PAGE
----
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A scene at the New York Stock Exchange this month.


Stocks rebounded Tuesday from a plunge on Monday, but the pain for investors may not be over. 

A recent rise in volatility indicates there is more to come. The

Cboe Volatility Index

(VIX) rose as much as 42% from June 30 to Monday, when the

S&P 500

fell 1.6% for its worst day in months. Climbing Covid-19 cases spooked investors, who were already concerned that the economic recovery has peaked.

The point to remember is that the volatility index, known as the market’s fear gauge, made similar moves in 1996 and in 2002, when it rose more than 40% from June 30 to the 12th trading day of July, according to DataTrek. In the following days and weeks, volatility rose even more in those instances.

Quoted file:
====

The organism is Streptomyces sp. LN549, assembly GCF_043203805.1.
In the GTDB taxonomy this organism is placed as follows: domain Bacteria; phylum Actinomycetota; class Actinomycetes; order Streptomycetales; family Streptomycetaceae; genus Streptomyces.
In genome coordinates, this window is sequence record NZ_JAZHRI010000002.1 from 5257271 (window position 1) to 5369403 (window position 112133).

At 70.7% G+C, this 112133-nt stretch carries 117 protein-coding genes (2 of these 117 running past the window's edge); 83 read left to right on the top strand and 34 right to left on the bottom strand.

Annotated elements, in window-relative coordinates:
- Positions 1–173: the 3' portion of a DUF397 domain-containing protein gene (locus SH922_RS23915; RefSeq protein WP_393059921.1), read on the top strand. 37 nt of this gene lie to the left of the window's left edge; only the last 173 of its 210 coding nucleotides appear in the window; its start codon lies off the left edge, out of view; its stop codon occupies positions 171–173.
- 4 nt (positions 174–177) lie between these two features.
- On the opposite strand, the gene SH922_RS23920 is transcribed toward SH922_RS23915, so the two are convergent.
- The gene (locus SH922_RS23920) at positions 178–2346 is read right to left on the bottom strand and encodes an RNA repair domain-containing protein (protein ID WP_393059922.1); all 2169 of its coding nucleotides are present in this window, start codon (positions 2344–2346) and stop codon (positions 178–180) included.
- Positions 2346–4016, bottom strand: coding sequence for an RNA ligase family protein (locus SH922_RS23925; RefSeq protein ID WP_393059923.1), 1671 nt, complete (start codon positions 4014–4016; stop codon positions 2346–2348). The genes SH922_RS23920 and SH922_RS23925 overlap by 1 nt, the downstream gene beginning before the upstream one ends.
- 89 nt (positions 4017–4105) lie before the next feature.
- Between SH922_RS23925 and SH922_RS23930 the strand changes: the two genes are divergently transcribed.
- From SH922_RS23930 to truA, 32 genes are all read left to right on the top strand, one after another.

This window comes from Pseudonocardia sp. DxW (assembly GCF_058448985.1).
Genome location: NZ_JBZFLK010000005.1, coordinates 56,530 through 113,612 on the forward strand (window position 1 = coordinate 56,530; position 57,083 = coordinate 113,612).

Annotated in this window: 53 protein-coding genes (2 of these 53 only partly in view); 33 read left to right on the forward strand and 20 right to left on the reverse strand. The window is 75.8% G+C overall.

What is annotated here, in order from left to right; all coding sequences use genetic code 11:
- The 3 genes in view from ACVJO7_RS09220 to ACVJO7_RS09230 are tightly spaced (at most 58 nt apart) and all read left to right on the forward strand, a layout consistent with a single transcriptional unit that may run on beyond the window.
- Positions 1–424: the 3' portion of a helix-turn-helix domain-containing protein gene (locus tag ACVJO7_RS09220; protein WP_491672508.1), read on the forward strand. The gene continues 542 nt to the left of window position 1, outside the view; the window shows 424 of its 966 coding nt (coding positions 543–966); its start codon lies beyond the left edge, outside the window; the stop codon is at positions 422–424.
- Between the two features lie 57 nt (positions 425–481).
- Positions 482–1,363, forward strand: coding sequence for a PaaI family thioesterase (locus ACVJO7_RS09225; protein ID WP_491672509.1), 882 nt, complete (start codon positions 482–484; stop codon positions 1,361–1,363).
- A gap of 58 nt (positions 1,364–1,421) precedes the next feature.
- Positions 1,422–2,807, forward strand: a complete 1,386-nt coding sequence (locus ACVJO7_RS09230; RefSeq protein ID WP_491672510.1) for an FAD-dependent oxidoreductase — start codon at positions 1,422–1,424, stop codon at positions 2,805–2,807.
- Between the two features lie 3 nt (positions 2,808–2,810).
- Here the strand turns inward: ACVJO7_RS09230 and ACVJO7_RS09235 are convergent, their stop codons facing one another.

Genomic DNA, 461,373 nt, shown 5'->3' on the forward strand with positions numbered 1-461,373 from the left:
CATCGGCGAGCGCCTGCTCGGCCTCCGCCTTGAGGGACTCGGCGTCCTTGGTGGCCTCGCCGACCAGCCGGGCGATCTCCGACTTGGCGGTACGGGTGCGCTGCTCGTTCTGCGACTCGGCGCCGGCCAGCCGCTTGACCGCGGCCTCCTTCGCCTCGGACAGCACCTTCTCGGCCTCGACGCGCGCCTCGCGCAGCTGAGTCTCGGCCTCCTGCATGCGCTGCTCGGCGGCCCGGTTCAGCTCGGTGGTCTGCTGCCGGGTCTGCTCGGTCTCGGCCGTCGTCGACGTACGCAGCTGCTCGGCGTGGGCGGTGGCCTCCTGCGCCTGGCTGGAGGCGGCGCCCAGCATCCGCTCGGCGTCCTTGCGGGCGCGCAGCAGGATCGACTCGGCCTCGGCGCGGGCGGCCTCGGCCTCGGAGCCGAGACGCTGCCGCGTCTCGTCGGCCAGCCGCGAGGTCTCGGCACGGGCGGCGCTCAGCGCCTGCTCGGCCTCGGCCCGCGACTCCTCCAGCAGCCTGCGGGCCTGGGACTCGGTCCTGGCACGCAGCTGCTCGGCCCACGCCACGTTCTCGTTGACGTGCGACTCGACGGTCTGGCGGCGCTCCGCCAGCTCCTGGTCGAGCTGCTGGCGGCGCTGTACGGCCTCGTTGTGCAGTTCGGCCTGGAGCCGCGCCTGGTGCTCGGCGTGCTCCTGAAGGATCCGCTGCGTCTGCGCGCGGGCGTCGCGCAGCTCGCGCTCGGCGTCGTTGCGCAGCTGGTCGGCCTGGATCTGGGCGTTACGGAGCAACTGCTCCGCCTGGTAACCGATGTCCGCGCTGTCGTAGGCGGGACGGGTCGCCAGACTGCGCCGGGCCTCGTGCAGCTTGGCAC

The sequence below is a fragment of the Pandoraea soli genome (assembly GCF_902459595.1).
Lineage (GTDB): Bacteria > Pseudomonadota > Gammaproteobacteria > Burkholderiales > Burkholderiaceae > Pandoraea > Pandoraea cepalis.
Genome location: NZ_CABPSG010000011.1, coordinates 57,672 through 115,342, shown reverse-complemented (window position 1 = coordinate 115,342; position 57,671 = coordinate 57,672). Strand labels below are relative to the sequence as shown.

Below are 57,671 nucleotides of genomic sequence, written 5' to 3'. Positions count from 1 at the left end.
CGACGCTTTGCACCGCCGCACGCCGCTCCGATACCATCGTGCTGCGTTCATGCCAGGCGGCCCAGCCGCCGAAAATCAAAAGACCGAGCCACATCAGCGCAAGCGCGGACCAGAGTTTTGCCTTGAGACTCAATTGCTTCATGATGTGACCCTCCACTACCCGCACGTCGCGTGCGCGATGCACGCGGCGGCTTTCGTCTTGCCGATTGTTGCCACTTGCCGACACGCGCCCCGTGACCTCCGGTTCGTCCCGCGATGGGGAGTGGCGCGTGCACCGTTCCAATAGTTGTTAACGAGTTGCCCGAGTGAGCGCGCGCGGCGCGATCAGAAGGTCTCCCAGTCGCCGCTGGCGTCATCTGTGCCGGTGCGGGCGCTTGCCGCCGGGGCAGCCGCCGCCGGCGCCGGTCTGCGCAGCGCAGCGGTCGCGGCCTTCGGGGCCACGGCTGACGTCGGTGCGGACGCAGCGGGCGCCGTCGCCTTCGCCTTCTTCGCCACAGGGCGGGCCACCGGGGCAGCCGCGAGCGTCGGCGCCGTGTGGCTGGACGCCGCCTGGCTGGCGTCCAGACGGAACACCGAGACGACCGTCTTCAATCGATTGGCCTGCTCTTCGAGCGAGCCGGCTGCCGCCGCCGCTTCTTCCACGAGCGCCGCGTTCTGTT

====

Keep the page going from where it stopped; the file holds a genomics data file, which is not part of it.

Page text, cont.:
“History says we have 1-3 more weeks of volatility ahead of us, and likely lower stock prices as well,” wrote Nicholas Colas, co-founder of DataTrek. 

The S&P 500’s latest dip below a key level also signifies more pain. The index fell below its 50-day moving average Monday. That has happened in six out of seven months this year, according to Instinet, and each time such a drop has occurred, the market pullbacks were longer than one-day events.

“We should be prepared for more short-term volatility,” wrote Frank Cappelleri, Instinet’s chief market technician. 

Those market signals are no surprise, given that the more contagious Delta variant of Covid-19 may indeed cause a further spike in cases that might bring with it a new round of economic damage. Cases have not yet peaked, wrote Fundstrat’s head of research, Tom Lee. Daily cases could rise to 100,000 in the next few weeks from 60,000 Tuesday, based on changes in case counts in Israel and the U.K.

Lee says the S&P 500 won’t hit bottom for another week-and-a-half. After that, this could be a dip to buy

Write to Jacob Sonenshine at jacob.sonenshine@barrons.com

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